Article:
While the range is geared toward women, Ambrose says that everyone can get in on the fun. “I do hope to see some men in the collection,” she says. “It was important to me to include some elements from the collection that are gender-neutral, opening up the category to more people so that everyone feels included.” Universally wearable pieces like the rugby sets were created with that in mind. “[They] were one of my favorite silhouettes growing up. For this collection, I created an oversized version with a retro, ’90s vibe.” 

The collection arrives at a moment when basketball wields an outsized influence on fashion. Still, Ambrose wishes the attention wasn’t focused solely on the male players. “The men have gotten so much notoriety [for their] style; I think it’s a good time for us to reclaim our throne. Women and women basketball players should be a part of that conversation,” she says. The Women’s Hoops collection drops with a Hype Williams–directed campaign featuring WNBA stars Skylar Diggins-Smith, Breanna Stewart, Katie Lou Samuelson, and Jackie Young to hammer that message home. “When I look at them, I see strong women, mothers, friends, sisters, daughters—not just basketball players. I see them outside of the context of their job,” says Ambrose. “They represent not only all-female basketball players but also all women in the game of life who have a passion in their eyes and a determination to win.”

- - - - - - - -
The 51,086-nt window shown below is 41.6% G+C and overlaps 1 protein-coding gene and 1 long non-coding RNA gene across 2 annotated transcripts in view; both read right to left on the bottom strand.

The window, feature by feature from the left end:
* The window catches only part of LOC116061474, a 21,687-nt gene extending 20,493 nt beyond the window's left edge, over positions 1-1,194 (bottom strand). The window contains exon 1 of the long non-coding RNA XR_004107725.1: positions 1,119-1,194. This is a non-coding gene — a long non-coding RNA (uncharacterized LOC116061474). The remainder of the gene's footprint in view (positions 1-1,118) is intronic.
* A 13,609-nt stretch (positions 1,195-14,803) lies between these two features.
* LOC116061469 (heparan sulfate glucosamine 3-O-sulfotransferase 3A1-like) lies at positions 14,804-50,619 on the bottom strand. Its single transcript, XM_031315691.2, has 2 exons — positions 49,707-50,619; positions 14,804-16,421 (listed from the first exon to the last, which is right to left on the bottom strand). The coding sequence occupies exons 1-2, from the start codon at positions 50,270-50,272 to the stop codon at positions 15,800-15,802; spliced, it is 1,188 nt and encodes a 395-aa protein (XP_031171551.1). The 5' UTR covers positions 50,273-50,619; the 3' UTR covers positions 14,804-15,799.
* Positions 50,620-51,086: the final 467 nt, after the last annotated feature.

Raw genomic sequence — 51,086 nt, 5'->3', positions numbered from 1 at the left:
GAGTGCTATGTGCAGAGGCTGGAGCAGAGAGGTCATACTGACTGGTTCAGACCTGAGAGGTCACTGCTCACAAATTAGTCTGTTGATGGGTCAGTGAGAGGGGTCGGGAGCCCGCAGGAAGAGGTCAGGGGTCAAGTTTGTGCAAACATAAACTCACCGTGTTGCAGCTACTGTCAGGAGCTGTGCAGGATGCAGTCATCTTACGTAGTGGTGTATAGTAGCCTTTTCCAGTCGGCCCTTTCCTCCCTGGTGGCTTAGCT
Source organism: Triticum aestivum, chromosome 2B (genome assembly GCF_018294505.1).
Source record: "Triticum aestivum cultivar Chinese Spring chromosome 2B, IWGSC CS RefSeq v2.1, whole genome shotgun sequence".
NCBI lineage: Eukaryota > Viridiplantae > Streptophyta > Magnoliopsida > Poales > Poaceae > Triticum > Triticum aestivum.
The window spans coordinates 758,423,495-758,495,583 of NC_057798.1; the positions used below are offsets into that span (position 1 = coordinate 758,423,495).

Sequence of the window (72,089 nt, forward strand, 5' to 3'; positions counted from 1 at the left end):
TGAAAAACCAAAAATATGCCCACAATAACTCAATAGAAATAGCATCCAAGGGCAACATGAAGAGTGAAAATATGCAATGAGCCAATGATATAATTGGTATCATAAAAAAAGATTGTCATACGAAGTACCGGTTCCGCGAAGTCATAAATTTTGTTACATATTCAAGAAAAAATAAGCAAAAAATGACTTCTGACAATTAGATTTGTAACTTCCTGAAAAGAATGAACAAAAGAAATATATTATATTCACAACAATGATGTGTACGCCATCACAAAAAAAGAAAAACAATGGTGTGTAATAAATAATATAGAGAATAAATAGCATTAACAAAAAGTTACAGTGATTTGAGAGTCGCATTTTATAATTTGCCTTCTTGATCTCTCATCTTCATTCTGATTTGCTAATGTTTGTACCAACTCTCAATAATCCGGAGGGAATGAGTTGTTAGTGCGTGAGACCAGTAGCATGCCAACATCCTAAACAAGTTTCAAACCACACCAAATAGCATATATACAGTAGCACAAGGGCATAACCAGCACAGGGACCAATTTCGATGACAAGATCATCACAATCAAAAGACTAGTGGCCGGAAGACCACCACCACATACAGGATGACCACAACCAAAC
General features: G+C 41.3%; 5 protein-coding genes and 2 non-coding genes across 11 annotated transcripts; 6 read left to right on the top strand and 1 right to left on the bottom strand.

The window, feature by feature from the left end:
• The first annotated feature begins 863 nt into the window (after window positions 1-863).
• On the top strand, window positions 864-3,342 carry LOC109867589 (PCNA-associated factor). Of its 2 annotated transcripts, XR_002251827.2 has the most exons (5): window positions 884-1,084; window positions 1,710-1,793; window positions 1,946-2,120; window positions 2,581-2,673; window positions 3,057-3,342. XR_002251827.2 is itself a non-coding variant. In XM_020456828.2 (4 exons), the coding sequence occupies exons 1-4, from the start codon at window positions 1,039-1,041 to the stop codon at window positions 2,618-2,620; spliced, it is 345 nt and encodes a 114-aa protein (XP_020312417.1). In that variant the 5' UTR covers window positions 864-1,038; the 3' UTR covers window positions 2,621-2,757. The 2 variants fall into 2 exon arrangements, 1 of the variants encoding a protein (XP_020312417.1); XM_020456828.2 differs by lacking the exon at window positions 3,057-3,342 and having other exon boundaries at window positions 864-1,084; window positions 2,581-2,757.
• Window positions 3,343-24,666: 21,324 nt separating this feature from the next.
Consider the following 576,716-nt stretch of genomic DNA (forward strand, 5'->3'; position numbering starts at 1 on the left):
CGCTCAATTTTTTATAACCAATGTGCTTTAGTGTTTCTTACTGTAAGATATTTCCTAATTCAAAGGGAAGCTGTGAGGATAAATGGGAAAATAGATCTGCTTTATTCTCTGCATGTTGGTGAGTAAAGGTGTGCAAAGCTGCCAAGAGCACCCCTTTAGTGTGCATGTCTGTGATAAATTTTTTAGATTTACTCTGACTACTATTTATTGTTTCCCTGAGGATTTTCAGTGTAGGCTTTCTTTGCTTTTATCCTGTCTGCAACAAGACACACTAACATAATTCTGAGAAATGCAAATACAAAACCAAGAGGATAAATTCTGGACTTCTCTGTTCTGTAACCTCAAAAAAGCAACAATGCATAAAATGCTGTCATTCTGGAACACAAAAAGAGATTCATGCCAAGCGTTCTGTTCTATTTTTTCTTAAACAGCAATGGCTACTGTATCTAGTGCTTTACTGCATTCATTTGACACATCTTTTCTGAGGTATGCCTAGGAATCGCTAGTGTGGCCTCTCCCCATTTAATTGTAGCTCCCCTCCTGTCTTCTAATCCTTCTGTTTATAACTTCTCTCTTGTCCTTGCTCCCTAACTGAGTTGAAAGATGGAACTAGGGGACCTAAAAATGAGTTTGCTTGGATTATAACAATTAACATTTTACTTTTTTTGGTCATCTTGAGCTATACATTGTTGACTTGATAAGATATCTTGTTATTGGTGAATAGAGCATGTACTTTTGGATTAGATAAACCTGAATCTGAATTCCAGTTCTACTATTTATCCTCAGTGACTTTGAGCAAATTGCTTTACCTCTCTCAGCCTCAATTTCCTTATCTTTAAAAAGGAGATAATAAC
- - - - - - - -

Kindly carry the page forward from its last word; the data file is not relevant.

Reuniting with Williams, a frequent collaborator with Ambrose for the last three decades, felt right. After collaborating on iconic videos like Missy Elliott’s “The Rain (Supa Dupa Fly)” and Notorious B.I.G.’s “Mo Money Mo Problems”  and countless others the pair know how to create impactful imagery. “Whenever I can collaborate with my brother, it’s a blessing,” says Ambrose. “Hype is super intuitive and on the pulse of culture-shifting moments, and to be able to collaborate with him at a time when we are launching something new was perfect. I knew that we would create a moment that we’d look back on and be proud of—just like we did in the ’90s.”  The black-and-white clip is a sleek introduction to the clothes and Ambrose’s vision for Puma’s future, something she’s sure will appeal to more than sports fans. “On  the one hand, this campaign is about women and basketball, and the visual marriage of the two,” she says. “On the other hand, for those who don’t play basketball, life is a sport.”